The government has announced a “sweeping review” to improve compulsory ongoing training for HGV and bus drivers as it continues to try to ease the shortage of lorry drivers.
With a gap of up to 100,000 drivers, according to the Road Haulage Association (RHA), transport secretary Grant Shapps has turned his focus on EU-mandated refresher training that some in the industry believe is making drivers quit.
Drivers need to undergo five days of periodic training every five years to remain qualified to drive HGVs and buses. Many have to fund their Driver Certificates of Professional Competence (DCPC) themselves leading some to leave the industry.
No cost barrier
Shapps said the government is to look at how the process can be updated to reduce the burden on drivers and ensure it doesn’t act as a barrier to working in the sector.
“No driver should be out of pocket or out of work through no fault of their own,” he said.
The DCPC review is the latest in a raft of 30 measures the government has taken to support the haulage sector and encourage drivers to return to the job, the Express reports.
“These measures are working – there is no backlog of HGV licence applications and we’re seeing over a thousand more people than normal apply for a licence each week,” added Shapps.
According to the government, streamlined testing process has increased the number of weekly HGV tests available by 90% and training for up to 5,000 new drivers through skills bootcamps has been announced.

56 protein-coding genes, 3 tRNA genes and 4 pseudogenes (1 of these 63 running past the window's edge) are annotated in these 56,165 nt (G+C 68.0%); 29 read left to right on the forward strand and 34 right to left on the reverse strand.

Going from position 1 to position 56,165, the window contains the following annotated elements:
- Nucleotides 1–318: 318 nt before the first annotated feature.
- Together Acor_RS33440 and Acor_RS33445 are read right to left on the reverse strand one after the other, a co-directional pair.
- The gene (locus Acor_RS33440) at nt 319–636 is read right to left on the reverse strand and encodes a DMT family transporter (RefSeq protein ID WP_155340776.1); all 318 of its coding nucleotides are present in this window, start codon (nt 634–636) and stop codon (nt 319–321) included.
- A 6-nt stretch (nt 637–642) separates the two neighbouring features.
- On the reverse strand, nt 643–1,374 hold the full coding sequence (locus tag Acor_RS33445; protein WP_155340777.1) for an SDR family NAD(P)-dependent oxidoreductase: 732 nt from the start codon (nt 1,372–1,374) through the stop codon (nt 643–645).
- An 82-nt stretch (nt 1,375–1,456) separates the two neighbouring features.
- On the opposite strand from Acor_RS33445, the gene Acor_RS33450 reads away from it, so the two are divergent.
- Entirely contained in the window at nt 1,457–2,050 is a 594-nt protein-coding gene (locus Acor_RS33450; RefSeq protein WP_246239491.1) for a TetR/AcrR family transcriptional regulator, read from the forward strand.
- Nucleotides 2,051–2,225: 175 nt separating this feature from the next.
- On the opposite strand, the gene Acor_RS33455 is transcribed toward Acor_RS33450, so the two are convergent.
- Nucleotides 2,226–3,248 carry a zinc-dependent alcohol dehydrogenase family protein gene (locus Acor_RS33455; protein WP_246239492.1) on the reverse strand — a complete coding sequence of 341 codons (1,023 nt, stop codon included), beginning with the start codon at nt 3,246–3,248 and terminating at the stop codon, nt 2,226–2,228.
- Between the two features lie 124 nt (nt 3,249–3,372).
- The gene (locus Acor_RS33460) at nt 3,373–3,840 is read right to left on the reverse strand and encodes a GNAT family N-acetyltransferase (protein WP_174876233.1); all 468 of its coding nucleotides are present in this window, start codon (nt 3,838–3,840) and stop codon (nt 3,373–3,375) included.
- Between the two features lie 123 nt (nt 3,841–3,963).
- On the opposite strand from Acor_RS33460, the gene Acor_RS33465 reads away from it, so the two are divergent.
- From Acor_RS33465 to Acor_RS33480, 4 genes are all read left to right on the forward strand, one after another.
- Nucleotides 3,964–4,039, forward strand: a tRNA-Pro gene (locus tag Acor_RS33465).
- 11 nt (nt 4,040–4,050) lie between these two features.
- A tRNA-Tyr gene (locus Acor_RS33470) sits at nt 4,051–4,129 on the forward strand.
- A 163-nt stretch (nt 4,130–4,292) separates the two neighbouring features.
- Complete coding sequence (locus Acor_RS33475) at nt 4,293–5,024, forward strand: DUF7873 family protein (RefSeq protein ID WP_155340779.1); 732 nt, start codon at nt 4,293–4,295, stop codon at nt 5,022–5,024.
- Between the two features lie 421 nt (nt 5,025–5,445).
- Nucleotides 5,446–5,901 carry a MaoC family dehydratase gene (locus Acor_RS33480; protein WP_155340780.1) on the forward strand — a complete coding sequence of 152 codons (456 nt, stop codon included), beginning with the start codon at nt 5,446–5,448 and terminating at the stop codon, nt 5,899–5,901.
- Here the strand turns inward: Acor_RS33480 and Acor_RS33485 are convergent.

The DVLA has processed more than 40,000 HGV and vocational licence applications in four weeks, with applications that don’t require complex medicals being turned around in five working days, with no backlogs
The government claims there has been a 90% increase in the number of people requesting application packs for vocational licences each week.
Training subsidy coming?
According to Trans Info, the industry has been calling for the DCPC to be scrapped, limited, or suspended.
A more likely situation is that the government will fund or subsidise the training, it suggests, as the training requirement is “baked in” to the UK’s deal with the EU.
However, in recent weeks, haulage associations in Denmark, Germany and Hungary have all urged the EU to exempt experienced drivers from the CPC requirements. If there is consensus, it could be changed to help alleviate the driver shortage.
The government has made 5,000 short-term visas available to EU drivers to work in Britain, and according to ITV, around a half have been taken up.